The 3-speed B-Cycles are proportioned to fit any rider so you don't need to worry about finding a the right size.  The frames are all step through and the saddles easily move up and down to accommodate a right of any height.  Each bike is equipped with headlights and rear red blinker lights, a generously proportioned wire front basket that is permanent attached, a skirt guard, and a two pronged kickstand.  A cable lock is attached to the inside of the basket and locks below the basket.  Unlike my bikes at home, the B-Cycle does not have a  rear view mirror attached to the end of the handlebar grip and that is one feature that I would have appreciated, especially in an unfamiliar city.  However, riding without a mirror forced me to get back into the very good habit of checking over my shoulder, something I occasionally lazy about.

The bike share program is integrated with Denver's public transportation.  The informational sign at the end of the portals detailed the location of other stations, as well a transit stops downtown.  We were impressed that during our ride in LoDo and the rest of downtown Denver we saw numerous B-Cycle stations and had no trouble finding functional bike racks around the city.  I was particularly impressed with the racks located at REI, which allow for many bikes to be easily parked and removed.  Not surprisingly, a B-Cycle station is located at rear of REI near the multi-use path.  Had we ended our journey there we could have checked our bikes into any of the available docks.  That is all that is necessary to return to bike.  Each bike has GPS and radio frequency IDs that track location and use.

As mentioned earlier we plans for the day included a visit to the Denver Aquarium just down the street from REI.  Absolutely nothing bikey occurred at the aquarium, although it is right off the multi-use path.  I only mention the aquarium so that I have an excuse to post the "art" photography Bob and I created during our visit.

Of more bikey relevance is that afterward we enjoyed lunch at a Mexican restaurant across the street and because we were on bikes were able to indulge in a large margarita and a guilt free lunch.  One thing a person should never have to worry about while on a birthday vacation is dieting and when your riding a bike to get around (we also used the city buses) rather than driving a car, you can actually enjoy your meal rather than worrying about weight gain.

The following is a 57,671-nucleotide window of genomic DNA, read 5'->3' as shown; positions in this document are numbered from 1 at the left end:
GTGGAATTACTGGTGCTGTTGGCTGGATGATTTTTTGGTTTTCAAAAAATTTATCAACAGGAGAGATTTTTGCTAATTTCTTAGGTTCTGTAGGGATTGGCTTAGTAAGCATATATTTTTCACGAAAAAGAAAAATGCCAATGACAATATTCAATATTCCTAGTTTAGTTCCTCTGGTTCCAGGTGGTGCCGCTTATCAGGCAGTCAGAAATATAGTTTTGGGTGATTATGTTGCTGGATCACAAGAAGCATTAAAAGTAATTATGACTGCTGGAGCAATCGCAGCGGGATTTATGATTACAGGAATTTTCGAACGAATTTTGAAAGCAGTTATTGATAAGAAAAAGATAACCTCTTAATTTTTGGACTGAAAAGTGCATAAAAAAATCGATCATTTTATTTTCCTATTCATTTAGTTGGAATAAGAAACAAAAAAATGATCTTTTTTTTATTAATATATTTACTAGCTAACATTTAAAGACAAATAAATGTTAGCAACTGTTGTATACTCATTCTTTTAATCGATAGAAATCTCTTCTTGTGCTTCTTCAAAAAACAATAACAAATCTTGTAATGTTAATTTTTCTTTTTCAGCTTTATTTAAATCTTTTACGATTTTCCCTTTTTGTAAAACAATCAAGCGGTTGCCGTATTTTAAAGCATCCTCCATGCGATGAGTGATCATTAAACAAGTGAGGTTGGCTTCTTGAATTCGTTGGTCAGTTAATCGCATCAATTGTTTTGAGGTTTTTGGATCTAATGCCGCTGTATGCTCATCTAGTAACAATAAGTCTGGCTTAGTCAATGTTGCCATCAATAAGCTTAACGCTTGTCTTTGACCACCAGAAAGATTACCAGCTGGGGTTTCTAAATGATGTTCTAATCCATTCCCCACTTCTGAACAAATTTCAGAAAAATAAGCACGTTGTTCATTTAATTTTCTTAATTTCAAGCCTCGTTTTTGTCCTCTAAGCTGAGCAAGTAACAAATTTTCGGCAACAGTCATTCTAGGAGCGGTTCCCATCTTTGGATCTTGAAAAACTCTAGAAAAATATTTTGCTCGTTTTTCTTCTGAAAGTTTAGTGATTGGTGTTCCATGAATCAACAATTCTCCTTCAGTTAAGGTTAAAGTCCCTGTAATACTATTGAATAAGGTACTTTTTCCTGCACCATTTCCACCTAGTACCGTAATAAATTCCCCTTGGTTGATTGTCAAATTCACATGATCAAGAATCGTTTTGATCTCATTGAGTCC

After lunch we were up and down the multi-use path that ran along the Platte.  Most of it was paved and nice and wide, although we did ride along some dirt and gravel sections that might have been cut by bike riders and runners (we saw many of both groups) rather than intentionally placed by the planners.  We liked the view of downtown from the Platte and appreciated the informational signage located just off the path.  I would have liked to have spent more time on exploring the multi-use path but we were meeting up with friends for dinner and needed to head up town to catch a bus home.

Here, is Bob consulting Google maps attempting to location a stop for the #6 bus.  As you can see, the basket came in handy, securely carrying a large REI containing two pairs of ski pants, a ski jacket and two running jackets.

All-in-all, I found the B-Cycle bike share program well worth the membership.  We'll definitely use it again when we Denver or any of the other cities that have the program (as does Chicago, and soon, Louisville).  I can't think of a better way to see a new city from the street level.  Being on a bike is so easy in terms of being able to make spontaneous stops to explore interesting landmarks and that quirky boutique that's unlike anything in your hometown.

For residents, the program is a great way to check out and became comfortable with bike commuting, especially if you are thinking about or already using public transportation.  I've seen a lot of people not take that first step to bike commuting because they don't have a bicycle and don't want to make the investment when they aren't sure they will use it.   A bike share program seems like a great way to help those who are on the fence about bike commuting transition to a less car dependent lifestyle.  As a regular bike commuter, I prefer to have my own bike rather than have to worry about availability or using up my "minutes" but if a downtown resident who might lack a secure storage space or a resident commuting into the city by bus or car pool, the bike share program could be a perfect solution to getting around without having to worry about finding parking, paying for meters or filling a gas tank.

So do any of you have any experience with a bike share program?  Do you think it has much potential in your community to raise interest in a less car dependent culture?

Monday, November 15, 2010

The Secret of Happiness?

Just thought I'd share insights derived from a recent fortune cookie:

Happiness lies in the joy of achievement and the thrill of creative effort.

Happy biking . . . . .

Sunday, November 14, 2010

Winter's Approach

We had a first light snow last week, but nothing that could keep me off my bicycle, even without studded tires.  The National Weather Service predicts that the anticipated La Nina weather pattern this year will result in a warmer and dryer winter than last.  I am assured we will not go without snow but advised not to count on as much as we enjoyed last year - at least I enjoyed it, as my husband taught me how to cross country ski.